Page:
Restoring native predator populations could help to keep some of the most problematic invasive species around the world in check, according to a new study led by Queen’s University Belfast and Cornell University.

Invasive species are one of the greatest threats to biodiversity globally and are the main cause for the extinction of vertebrates in the last century, with an estimated cost of at least £133 billion/year.

Native predator populations have been depleted globally, despite being essential for the functioning of the ecosystem and biodiversity.

The absence of these predators facilitates the spread of invasive species, leading to the extinction of native species throughout the world.


The research, published today (Wednesday, June 16), in Global Change Biology, found that restoring native predators could provide a solution to a variety of the most damaging invasive species globally.

According to the study, the evolutionary naivety of invasive species to native predators, coupled with a lack of spatial refuges from predation, could underpin the abilities of native predators to provide effective control of certain established invasive species.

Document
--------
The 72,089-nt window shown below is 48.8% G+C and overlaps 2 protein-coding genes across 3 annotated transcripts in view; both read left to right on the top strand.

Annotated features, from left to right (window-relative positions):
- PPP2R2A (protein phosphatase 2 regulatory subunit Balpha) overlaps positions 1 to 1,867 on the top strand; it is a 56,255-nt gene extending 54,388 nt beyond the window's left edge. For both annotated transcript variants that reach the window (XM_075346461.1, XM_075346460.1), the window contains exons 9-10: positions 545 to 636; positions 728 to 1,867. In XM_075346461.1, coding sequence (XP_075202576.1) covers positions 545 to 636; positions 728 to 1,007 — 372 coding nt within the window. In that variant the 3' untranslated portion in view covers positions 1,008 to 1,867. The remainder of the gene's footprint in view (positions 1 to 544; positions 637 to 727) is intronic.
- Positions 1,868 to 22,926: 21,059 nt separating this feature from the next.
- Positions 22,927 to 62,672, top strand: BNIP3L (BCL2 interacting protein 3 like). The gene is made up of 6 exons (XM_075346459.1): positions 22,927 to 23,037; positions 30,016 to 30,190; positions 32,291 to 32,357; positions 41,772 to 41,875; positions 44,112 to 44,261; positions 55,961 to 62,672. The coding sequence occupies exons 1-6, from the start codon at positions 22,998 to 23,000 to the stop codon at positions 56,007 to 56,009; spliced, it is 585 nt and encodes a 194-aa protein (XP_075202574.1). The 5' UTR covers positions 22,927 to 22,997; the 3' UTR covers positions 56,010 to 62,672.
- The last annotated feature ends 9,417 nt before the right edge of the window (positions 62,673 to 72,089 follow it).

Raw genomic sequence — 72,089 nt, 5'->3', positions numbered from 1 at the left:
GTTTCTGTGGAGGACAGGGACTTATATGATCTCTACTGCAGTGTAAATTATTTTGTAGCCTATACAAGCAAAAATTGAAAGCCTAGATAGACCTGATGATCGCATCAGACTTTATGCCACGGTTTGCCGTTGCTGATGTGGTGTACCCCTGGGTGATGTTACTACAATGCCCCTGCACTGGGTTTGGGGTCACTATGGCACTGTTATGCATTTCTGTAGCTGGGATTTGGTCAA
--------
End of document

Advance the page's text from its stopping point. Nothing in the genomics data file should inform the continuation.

The research team has previously shown how the recovery of the native pine marten in the UK and Ireland has resulted in landscape-scale declines of the invasive grey squirrel.

Building on this research, the team has now evaluated native predator reintroduction and restoration as a viable nature-based solution to the invasive species crisis.

Lead author, Dr. Joshua Twining from the School of Biological Sciences at Queen’s University Belfast and the Department of Natural Resources at Cornell University, said:

“In a modern world that is daunted by environmental crisis and ecological collapse, it is more important than ever to realise the potential of restoring native predators to ecosystems from which they have been previously lost.

“This applies globally but is especially applicable in Britain and Ireland where we have persecuted all our large-bodied predators into extinction with no natural means of recovery.”

One example shows how re-introducing the native lynx could help to manage one of the most damaging invasive species to the environment in Europe, the sika deer.

Sika deer are considered a pest as they graze on crops and “ring” trees, stripping the bark from the base and causing the tree to die.

They are also thought to contribute to the spread of diseases such as bovine and avian tuberculosis (TB).

The new research provides evidence that the lynx could impact sika deer populations in Britain and Ireland.

It also shows how the lynx and wolf recovery in Europe could limit raccoon dogs below the threshold for rabies persistence, which remains a huge threat to human and animal health.